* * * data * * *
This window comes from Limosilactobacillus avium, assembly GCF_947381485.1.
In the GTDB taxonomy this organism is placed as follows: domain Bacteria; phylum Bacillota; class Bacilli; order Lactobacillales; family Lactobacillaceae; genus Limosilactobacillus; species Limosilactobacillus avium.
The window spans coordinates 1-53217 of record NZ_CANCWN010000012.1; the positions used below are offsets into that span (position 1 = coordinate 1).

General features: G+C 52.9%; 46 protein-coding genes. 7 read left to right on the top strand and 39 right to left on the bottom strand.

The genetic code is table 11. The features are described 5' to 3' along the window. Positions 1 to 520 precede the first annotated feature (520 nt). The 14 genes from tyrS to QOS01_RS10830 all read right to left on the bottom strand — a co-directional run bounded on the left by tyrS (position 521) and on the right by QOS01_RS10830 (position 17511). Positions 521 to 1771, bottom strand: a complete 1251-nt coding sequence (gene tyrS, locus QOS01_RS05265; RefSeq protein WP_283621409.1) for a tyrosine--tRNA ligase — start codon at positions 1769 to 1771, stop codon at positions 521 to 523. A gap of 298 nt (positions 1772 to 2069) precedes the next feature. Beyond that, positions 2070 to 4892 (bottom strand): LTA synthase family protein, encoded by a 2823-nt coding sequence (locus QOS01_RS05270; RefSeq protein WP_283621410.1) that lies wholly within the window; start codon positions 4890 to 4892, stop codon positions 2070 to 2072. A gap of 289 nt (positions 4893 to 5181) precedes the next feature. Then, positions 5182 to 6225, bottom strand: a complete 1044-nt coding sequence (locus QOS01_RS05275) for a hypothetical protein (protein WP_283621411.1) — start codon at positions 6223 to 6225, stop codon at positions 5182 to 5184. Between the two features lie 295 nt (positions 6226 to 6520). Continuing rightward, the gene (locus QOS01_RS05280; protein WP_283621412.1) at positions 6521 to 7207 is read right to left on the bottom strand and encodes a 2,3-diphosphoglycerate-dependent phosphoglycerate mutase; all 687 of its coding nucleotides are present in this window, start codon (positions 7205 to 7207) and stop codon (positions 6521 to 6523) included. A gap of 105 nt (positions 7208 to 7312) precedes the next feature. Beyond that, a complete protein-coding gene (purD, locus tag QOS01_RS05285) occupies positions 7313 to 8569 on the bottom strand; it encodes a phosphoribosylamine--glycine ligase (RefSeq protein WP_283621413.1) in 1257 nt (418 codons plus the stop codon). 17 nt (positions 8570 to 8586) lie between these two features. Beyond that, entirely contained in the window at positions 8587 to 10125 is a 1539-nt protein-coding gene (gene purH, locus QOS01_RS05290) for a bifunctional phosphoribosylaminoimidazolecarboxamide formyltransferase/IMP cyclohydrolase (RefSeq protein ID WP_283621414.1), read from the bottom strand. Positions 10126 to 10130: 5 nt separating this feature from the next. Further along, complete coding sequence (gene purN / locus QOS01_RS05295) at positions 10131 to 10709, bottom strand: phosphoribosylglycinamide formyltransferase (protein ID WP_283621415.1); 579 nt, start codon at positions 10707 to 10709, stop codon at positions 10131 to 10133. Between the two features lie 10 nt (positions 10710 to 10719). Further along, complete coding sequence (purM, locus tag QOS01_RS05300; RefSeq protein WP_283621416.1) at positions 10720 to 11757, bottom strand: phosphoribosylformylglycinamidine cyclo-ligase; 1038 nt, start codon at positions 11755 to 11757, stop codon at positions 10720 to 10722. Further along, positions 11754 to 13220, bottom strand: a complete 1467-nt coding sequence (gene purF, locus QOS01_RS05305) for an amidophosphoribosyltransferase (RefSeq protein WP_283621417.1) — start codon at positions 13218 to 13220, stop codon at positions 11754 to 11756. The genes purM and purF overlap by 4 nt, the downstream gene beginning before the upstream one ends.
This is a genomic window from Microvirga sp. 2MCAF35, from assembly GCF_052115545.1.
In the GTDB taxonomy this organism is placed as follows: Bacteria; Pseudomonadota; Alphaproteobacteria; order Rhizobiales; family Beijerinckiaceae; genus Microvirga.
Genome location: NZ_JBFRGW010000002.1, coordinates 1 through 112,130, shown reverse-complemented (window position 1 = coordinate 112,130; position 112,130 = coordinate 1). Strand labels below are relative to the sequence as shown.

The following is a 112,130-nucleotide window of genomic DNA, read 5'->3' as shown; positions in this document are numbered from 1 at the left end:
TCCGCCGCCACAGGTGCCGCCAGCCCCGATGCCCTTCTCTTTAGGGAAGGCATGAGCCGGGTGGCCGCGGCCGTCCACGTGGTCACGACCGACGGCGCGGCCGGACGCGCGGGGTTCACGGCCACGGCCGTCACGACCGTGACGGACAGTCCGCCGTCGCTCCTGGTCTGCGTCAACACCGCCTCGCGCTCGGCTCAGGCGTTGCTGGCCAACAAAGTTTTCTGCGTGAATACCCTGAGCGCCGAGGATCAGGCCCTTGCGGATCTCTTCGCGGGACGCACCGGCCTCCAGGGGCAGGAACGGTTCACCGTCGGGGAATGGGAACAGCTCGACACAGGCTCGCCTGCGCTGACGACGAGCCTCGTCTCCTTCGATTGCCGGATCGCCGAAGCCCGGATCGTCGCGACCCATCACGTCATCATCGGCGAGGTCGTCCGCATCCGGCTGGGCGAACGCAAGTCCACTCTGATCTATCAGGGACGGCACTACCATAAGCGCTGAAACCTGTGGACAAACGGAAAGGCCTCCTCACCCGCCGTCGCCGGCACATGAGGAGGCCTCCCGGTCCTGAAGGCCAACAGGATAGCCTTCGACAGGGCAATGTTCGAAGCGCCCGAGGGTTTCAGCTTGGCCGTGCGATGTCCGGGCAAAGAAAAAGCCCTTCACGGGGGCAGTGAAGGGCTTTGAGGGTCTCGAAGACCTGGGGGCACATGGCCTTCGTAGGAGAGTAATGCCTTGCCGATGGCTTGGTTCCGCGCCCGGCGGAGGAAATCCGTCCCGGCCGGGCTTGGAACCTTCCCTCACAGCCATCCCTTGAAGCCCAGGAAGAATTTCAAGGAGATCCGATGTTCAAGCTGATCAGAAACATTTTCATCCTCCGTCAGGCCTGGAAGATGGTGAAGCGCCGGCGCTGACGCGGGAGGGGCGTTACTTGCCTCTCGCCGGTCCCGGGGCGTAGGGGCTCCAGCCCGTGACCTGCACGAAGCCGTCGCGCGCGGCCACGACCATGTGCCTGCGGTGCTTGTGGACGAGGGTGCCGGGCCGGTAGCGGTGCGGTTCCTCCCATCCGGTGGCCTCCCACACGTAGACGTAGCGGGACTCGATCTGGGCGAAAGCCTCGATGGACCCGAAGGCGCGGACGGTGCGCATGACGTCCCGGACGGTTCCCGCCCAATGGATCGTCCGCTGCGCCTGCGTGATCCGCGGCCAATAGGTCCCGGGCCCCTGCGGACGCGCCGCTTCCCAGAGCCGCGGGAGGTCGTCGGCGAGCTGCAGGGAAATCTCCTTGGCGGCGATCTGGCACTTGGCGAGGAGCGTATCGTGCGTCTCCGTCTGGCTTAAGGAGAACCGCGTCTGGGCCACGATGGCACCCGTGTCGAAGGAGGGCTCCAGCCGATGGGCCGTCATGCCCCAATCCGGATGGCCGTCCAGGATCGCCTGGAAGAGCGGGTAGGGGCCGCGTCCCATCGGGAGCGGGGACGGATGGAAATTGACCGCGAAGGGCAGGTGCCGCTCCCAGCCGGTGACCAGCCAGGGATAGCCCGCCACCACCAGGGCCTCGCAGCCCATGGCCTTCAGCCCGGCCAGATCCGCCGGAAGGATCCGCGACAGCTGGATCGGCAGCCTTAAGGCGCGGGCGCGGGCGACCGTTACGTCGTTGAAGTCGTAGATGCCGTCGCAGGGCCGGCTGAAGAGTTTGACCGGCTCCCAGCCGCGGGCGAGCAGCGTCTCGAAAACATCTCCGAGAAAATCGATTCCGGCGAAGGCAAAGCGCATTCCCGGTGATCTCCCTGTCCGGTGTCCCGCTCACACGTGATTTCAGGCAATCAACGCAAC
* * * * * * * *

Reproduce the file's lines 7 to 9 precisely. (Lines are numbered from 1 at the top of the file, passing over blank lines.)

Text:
In the GTDB taxonomy this organism is placed as follows: Bacteria; Pseudomonadota; Alphaproteobacteria; order Rhizobiales; family Beijerinckiaceae; genus Microvirga.
Genome location: NZ_JBFRGW010000002.1, coordinates 1 through 112,130, shown reverse-complemented (window position 1 = coordinate 112,130; position 112,130 = coordinate 1). Strand labels below are relative to the sequence as shown.

The following is a 112,130-nucleotide window of genomic DNA, read 5'->3' as shown; positions in this document are numbered from 1 at the left end: